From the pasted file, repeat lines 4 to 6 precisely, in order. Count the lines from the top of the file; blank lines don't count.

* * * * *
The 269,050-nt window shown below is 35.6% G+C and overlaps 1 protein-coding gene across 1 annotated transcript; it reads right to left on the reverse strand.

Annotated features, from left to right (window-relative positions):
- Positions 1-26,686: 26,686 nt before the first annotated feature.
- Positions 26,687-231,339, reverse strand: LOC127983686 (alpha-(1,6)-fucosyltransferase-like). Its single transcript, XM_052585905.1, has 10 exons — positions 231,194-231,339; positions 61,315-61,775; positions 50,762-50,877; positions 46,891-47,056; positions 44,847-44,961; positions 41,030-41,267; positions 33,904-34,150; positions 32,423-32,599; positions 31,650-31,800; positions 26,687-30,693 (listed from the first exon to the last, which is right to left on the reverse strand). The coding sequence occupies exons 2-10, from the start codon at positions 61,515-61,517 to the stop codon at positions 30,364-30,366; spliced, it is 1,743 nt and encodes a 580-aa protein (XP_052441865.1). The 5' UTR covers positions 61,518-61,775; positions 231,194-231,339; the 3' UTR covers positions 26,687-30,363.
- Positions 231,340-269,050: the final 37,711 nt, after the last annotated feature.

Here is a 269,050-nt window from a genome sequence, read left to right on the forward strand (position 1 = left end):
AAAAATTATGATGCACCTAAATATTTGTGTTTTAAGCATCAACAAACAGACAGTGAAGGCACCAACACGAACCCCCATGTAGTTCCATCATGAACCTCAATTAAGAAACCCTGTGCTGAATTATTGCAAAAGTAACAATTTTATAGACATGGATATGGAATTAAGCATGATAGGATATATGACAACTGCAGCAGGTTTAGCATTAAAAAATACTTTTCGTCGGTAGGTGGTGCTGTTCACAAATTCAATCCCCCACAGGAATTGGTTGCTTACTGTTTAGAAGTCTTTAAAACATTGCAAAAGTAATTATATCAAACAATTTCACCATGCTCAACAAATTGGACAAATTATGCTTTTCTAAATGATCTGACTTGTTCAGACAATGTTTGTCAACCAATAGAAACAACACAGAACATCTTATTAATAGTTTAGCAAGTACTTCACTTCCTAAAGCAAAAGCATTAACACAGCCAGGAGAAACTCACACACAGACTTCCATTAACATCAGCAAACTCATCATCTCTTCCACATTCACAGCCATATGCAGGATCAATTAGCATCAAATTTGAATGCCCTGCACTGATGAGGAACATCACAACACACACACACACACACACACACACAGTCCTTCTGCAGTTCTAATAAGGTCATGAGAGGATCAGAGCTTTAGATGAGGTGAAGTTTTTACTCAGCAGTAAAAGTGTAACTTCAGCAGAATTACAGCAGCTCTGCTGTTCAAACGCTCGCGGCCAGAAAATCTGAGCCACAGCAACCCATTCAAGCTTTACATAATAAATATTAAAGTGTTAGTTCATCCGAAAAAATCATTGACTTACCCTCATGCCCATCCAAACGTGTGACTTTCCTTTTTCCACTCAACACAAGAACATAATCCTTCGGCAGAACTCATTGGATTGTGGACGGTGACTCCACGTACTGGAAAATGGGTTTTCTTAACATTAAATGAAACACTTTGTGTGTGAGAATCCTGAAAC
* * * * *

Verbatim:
- Positions 26,687-231,339, reverse strand: LOC127983686 (alpha-(1,6)-fucosyltransferase-like). Its single transcript, XM_052585905.1, has 10 exons — positions 231,194-231,339; positions 61,315-61,775; positions 50,762-50,877; positions 46,891-47,056; positions 44,847-44,961; positions 41,030-41,267; positions 33,904-34,150; positions 32,423-32,599; positions 31,650-31,800; positions 26,687-30,693 (listed from the first exon to the last, which is right to left on the reverse strand). The coding sequence occupies exons 2-10, from the start codon at positions 61,515-61,517 to the stop codon at positions 30,364-30,366; spliced, it is 1,743 nt and encodes a 580-aa protein (XP_052441865.1). The 5' UTR covers positions 61,518-61,775; positions 231,194-231,339; the 3' UTR covers positions 26,687-30,363.
- Positions 231,340-269,050: the final 37,711 nt, after the last annotated feature.

Here is a 269,050-nt window from a genome sequence, read left to right on the forward strand (position 1 = left end):